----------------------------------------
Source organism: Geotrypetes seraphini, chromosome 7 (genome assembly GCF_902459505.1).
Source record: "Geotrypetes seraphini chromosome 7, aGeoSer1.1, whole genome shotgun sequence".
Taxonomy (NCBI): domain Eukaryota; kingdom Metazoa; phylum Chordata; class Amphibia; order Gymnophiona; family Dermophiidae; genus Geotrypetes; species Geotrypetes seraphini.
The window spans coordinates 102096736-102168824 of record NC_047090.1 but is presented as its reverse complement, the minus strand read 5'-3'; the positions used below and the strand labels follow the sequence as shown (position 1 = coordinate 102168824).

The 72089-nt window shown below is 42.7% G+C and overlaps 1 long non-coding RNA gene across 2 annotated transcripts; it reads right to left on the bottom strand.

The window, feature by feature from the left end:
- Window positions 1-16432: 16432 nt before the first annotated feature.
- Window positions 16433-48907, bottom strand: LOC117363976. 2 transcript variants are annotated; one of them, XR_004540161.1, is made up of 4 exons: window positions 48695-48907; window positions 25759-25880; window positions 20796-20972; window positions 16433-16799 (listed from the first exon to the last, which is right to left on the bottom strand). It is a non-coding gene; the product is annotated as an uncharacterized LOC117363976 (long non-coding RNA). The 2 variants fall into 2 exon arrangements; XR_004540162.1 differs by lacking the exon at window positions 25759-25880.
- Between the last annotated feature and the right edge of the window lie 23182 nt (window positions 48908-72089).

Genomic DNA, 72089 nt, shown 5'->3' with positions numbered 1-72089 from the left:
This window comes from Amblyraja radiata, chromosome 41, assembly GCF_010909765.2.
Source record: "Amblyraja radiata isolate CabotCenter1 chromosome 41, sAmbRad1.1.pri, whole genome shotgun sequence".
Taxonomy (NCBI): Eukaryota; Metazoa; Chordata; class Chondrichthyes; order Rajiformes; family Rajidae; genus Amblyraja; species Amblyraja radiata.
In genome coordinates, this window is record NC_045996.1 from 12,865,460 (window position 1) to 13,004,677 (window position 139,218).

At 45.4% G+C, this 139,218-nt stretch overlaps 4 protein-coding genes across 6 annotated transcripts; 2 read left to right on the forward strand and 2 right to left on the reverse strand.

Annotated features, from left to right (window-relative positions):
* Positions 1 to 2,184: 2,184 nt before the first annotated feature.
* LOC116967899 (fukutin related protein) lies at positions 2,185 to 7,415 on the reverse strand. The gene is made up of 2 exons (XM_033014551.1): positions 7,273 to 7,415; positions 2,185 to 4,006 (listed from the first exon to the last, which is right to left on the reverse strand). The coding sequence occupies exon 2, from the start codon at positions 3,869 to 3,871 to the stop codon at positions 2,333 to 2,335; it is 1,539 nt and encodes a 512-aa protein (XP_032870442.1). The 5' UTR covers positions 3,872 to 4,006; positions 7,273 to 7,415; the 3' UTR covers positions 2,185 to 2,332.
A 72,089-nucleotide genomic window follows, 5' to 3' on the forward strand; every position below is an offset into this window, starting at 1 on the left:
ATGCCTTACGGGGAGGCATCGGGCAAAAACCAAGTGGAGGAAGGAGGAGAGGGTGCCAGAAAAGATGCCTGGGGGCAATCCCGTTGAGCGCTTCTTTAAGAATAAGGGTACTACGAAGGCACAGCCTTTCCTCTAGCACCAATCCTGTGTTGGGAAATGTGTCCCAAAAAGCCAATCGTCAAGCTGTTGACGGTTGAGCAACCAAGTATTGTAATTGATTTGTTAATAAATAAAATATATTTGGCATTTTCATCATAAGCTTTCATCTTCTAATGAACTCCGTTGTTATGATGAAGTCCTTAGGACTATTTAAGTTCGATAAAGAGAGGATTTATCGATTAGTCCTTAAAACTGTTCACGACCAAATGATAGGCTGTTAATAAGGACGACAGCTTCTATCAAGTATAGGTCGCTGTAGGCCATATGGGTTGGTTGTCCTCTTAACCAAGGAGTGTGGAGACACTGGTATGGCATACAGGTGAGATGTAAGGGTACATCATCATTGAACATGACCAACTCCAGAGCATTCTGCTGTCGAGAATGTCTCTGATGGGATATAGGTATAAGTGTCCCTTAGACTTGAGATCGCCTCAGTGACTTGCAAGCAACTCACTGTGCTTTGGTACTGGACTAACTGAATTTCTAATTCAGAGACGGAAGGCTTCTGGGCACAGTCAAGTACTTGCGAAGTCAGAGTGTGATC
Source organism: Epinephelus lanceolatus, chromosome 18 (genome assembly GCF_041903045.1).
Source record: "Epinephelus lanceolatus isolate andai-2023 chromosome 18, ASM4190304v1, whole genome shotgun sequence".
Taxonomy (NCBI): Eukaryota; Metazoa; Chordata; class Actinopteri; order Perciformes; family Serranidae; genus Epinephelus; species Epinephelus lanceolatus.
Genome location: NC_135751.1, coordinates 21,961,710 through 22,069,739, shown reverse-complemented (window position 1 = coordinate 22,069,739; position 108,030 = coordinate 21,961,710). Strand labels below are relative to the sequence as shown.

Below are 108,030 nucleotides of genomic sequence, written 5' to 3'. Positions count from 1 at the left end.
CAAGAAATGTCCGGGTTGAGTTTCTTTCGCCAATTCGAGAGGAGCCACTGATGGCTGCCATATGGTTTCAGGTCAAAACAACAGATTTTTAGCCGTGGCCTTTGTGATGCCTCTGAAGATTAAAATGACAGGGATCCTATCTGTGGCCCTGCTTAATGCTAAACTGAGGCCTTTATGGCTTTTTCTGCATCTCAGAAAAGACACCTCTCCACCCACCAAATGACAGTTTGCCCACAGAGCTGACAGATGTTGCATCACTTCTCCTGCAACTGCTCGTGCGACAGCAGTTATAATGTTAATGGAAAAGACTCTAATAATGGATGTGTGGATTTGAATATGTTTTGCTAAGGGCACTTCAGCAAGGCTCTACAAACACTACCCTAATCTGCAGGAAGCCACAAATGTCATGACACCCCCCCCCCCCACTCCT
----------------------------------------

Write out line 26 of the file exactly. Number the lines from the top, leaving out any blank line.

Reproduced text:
CAAGAAATGTCCGGGTTGAGTTTCTTTCGCCAATTCGAGAGGAGCCACTGATGGCTGCCATATGGTTTCAGGTCAAAACAACAGATTTTTAGCCGTGGCCTTTGTGATGCCTCTGAAGATTAAAATGACAGGGATCCTATCTGTGGCCCTGCTTAATGCTAAACTGAGGCCTTTATGGCTTTTTCTGCATCTCAGAAAAGACACCTCTCCACCCACCAAATGACAGTTTGCCCACAGAGCTGACAGATGTTGCATCACTTCTCCTGCAACTGCTCGTGCGACAGCAGTTATAATGTTAATGGAAAAGACTCTAATAATGGATGTGTGGATTTGAATATGTTTTGCTAAGGGCACTTCAGCAAGGCTCTACAAACACTACCCTAATCTGCAGGAAGCCACAAATGTCATGACACCCCCCCCCCCCACTCCT